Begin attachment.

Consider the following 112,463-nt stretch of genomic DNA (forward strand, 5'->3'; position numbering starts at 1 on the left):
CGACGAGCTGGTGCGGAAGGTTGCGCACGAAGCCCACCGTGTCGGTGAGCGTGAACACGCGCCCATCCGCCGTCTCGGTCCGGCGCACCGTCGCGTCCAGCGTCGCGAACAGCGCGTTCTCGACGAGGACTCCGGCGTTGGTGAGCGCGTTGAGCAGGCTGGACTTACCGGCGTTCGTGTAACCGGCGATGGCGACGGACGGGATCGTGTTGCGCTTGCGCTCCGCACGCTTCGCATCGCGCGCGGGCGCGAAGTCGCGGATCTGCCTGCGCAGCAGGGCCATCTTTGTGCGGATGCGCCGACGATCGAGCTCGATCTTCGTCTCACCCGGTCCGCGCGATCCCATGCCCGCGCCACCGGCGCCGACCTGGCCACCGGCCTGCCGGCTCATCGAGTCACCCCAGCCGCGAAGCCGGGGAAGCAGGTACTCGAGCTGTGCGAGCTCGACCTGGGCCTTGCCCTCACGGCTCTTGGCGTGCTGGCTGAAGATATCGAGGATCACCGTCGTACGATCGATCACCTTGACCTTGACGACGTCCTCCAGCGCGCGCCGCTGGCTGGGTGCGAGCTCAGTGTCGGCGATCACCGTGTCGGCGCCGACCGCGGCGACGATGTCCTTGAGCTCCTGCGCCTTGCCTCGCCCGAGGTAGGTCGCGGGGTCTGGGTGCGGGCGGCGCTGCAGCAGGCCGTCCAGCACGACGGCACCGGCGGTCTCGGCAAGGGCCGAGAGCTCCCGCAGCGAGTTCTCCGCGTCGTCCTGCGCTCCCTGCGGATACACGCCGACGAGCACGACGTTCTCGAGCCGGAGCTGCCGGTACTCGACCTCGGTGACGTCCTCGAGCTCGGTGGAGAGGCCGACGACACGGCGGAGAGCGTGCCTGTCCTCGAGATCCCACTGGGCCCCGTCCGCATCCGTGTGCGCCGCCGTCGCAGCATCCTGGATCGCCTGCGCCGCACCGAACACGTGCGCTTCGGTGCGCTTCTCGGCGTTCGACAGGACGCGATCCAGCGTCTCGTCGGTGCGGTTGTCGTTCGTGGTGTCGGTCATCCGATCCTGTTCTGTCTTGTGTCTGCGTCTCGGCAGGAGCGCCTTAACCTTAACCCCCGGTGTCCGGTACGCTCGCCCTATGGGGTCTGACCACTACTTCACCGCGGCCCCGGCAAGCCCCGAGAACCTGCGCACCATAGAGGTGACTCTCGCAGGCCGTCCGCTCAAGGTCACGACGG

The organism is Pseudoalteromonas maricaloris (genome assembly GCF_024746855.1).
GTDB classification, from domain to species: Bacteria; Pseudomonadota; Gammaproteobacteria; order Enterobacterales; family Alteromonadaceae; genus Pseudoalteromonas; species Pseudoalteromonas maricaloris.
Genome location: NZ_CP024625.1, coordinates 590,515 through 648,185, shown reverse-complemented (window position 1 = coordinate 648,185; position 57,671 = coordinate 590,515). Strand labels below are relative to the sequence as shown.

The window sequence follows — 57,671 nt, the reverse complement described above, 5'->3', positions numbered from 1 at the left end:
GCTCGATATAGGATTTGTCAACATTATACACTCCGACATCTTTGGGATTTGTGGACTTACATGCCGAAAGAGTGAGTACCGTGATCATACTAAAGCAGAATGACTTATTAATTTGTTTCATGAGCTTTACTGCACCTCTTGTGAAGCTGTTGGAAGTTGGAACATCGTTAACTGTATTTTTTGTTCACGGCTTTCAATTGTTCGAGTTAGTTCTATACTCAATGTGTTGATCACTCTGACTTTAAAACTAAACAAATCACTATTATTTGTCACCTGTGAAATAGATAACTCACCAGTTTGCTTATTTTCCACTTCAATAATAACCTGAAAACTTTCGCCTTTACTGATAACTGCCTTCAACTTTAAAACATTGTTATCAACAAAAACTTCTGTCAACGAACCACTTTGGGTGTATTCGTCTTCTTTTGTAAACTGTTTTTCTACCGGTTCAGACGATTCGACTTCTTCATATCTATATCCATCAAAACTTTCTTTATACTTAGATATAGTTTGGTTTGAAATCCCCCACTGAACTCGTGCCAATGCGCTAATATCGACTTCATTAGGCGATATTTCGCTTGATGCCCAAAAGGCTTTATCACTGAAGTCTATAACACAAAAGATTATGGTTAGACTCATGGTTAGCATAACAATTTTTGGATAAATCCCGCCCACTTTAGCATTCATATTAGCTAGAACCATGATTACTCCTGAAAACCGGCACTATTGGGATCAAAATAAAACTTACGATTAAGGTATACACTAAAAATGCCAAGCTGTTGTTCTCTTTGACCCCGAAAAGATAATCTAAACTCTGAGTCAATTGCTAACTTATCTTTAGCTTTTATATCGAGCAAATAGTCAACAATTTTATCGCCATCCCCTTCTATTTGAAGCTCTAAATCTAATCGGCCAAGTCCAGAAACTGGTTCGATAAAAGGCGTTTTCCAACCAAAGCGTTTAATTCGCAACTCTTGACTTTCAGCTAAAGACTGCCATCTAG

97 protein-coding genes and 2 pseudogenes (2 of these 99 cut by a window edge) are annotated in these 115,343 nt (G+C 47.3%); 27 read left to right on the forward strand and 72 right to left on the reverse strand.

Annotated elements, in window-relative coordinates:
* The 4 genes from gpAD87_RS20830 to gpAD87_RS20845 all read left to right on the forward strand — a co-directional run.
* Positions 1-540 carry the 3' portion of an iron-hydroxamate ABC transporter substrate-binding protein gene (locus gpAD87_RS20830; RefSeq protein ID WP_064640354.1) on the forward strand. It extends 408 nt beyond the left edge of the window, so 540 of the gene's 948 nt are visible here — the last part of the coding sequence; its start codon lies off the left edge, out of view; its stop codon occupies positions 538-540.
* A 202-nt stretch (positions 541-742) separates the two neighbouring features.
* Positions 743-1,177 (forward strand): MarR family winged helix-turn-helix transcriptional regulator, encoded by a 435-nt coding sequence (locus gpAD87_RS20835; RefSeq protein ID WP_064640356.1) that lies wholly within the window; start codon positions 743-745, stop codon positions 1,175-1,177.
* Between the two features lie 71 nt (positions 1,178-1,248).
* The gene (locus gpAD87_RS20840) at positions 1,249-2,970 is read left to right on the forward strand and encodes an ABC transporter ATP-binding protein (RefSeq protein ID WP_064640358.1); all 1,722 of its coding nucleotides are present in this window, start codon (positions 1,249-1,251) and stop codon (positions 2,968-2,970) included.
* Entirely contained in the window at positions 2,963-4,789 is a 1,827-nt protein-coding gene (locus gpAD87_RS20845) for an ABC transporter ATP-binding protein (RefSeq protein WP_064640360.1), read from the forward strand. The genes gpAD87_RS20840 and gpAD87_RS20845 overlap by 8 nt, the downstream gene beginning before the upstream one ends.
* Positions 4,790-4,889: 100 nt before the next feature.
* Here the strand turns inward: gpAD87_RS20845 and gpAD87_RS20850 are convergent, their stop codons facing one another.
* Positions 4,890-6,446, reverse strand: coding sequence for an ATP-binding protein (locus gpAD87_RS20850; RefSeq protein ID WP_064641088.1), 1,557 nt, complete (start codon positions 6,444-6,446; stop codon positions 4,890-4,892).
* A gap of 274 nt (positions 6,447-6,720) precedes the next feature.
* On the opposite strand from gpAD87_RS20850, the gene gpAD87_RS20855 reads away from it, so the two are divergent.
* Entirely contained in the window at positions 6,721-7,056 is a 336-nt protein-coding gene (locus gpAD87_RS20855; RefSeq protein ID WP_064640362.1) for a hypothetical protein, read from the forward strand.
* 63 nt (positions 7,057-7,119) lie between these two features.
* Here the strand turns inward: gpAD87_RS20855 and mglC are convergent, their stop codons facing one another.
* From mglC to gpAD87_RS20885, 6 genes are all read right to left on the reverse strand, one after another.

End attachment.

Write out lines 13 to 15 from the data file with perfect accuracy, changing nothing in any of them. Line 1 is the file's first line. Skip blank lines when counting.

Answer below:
* Positions 743-1,177 (forward strand): MarR family winged helix-turn-helix transcriptional regulator, encoded by a 435-nt coding sequence (locus gpAD87_RS20835; RefSeq protein ID WP_064640356.1) that lies wholly within the window; start codon positions 743-745, stop codon positions 1,175-1,177.
* Between the two features lie 71 nt (positions 1,178-1,248).
* The gene (locus gpAD87_RS20840) at positions 1,249-2,970 is read left to right on the forward strand and encodes an ABC transporter ATP-binding protein (RefSeq protein ID WP_064640358.1); all 1,722 of its coding nucleotides are present in this window, start codon (positions 1,249-1,251) and stop codon (positions 2,968-2,970) included.